I have fallen back in love with Horror after some time away. I seem to go through cycles of reading different genres and I always come back to Horror. When I saw this book in my local Waterstones, I knew it would be a great read so I picked it up without hesitation (much to my bank account’s dismay).
Anyways before I get into this review, I will as always give you the blurb to get a feel for the plot. This is the Silent Companions by Laura Purcell.
Winner of the W H Smith Thumping Good Read Award
As featured on the Radio 2 Book Club and the Zoe Ball ITV Book Club
‘[An] extraordinary, memorable and truly haunting book’ Jojo Moyes
‘[It] shone, for originality for the sheer quality of the writing, the characters and some masterly chills’ Peter James
Some doors are locked for a reason…
Newly married, newly widowed Elsie is sent to see out her pregnancy at her late husband’s crumbling country estate, The Bridge.
With her new servants resentful and the local villagers actively hostile, Elsie only has her husband’s awkward cousin for company. Or so she thinks. For inside her new home lies a locked room, and beyond that door lies a two-hundred-year-old diary and a deeply unsettling painted wooden figure – a Silent Companion – that bears a striking resemblance to Elsie herself…
This book was exactly what a horror read, at least to me, should be. It had suspense, a deep sense of dread and some interesting characters. The main character Elsie comes from a less than affluent background and married a man who is substantially older than her. He unfortunately passes away mysteriously without cause in his old estate that has not been used by his family for many years. When Elsie finally reaches the estate, it is not for a visit but for the funeral and for her to remain there until her pregnancy is over.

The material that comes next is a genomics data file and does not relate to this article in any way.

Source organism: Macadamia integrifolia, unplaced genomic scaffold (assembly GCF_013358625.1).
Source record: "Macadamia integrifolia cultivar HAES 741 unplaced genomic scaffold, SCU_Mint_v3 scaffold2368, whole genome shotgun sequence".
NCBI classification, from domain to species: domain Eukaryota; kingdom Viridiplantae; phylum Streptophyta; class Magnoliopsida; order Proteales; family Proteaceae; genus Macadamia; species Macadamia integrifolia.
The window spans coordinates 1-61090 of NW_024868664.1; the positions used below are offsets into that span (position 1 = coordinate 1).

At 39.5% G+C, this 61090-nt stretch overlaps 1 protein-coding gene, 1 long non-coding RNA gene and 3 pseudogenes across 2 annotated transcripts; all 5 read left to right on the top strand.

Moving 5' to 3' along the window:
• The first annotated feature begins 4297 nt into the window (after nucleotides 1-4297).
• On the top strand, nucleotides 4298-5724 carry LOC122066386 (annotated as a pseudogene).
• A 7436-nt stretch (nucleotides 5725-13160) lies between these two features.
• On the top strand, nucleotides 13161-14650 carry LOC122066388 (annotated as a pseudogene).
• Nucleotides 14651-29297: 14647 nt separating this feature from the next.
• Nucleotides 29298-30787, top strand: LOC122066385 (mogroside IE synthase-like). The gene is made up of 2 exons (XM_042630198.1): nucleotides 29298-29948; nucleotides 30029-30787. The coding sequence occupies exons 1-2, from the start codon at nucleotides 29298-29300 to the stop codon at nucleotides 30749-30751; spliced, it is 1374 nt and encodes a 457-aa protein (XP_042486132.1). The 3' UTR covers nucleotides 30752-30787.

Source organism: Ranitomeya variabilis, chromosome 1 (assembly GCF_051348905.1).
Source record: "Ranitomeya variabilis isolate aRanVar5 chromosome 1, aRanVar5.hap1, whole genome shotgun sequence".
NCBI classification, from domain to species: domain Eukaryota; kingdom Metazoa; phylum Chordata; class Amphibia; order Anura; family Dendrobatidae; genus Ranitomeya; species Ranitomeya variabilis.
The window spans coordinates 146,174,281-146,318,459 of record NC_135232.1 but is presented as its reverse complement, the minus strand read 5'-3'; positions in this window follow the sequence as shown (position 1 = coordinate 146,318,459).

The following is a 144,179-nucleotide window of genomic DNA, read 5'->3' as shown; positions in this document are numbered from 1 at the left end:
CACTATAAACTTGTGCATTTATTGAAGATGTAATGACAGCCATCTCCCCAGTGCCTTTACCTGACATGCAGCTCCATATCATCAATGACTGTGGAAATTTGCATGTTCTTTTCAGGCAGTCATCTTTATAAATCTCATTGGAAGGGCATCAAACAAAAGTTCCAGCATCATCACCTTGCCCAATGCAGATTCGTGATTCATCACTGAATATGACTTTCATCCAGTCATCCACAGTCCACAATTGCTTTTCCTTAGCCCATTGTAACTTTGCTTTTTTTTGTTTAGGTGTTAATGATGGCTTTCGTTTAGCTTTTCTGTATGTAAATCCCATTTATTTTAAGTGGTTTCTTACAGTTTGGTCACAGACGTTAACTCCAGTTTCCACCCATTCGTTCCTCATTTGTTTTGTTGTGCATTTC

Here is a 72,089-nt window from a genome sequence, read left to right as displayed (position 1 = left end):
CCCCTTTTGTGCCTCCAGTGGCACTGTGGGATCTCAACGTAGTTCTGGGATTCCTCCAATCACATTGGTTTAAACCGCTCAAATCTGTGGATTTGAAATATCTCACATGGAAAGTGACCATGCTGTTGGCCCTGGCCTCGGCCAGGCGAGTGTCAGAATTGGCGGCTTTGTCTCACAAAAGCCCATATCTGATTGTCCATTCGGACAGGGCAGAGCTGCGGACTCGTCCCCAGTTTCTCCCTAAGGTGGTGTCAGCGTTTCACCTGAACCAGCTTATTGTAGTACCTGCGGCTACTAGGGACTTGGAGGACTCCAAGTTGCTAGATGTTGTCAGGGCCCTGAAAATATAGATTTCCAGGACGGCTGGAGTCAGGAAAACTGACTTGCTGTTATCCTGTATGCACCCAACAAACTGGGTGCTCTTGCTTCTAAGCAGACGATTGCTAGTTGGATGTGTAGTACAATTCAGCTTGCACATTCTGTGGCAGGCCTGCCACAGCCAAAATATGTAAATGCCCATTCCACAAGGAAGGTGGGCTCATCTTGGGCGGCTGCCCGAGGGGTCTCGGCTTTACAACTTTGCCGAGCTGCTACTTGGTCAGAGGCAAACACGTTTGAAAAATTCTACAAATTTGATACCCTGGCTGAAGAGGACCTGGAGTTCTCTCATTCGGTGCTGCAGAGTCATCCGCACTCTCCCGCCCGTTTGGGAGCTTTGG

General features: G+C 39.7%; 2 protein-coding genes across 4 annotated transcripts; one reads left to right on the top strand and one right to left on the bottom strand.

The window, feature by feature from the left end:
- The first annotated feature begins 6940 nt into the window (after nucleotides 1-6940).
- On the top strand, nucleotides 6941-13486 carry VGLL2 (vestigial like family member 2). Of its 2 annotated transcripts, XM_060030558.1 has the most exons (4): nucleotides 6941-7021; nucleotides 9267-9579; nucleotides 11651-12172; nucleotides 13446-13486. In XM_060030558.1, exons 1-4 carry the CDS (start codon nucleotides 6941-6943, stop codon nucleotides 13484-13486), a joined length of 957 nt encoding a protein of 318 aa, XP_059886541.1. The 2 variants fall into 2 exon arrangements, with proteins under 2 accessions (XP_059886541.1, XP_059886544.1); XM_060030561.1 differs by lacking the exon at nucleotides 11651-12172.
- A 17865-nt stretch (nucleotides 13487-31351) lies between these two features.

The best part of this novel is the suspense.
It does this extremely well by jumping from present to past. Elsie is both in an asylum and in the past, experiencing the events firsthand. Purcell skilfully weaves the current narrative with the past as Elsie, herself, rediscovers the events which she has repressed. It’s an interesting way to tell a story and it’s something I think really helps with the suspense. I’m also very impressed with the gradual increase in tension which is dealt with at the same time in both threads.
The nature of this horror is a bit more psychological than gore which is what I prefer. I am personally a lover of horror which is bit more about fear than disgust.
The best horror is that which creeps into your mind rather than upsetting your stomach.
The antagonist of this story is unique and the first time I have read such a horror villain. The story of the villain and the context of the horrific events that take place add to the overall sense of dread. I loved it!
Elsie, and the servants are funny, relatable and loveable. Anything that happened had real stakes because of these characters which is something that can be overlooked in other horror stories. I wanted these characters to survive and be happy which is crucial when you have characters experience traumatic events.
I need to care what happens to these people for the events to have any weight.
If you’re a fan of the Woman in Black then this is probably a great book for you. It is set in Victorian England which is a fantastic time to set a horror in because it remains relevant despite changing trends. Victorian horror and ghost stories still remain popular today because it’s a period of time most people are familiar with and it’s easy to visualise these types of spooky events taking place in a setting devoid of technology like video cameras.
Anyways to summarise, this book is a great read for spooks and scares but also has fantastic characters. I would recommend this to anyone who is looking for a classic haunted horror book.
5 out of 5 stars.
Thanks for reading x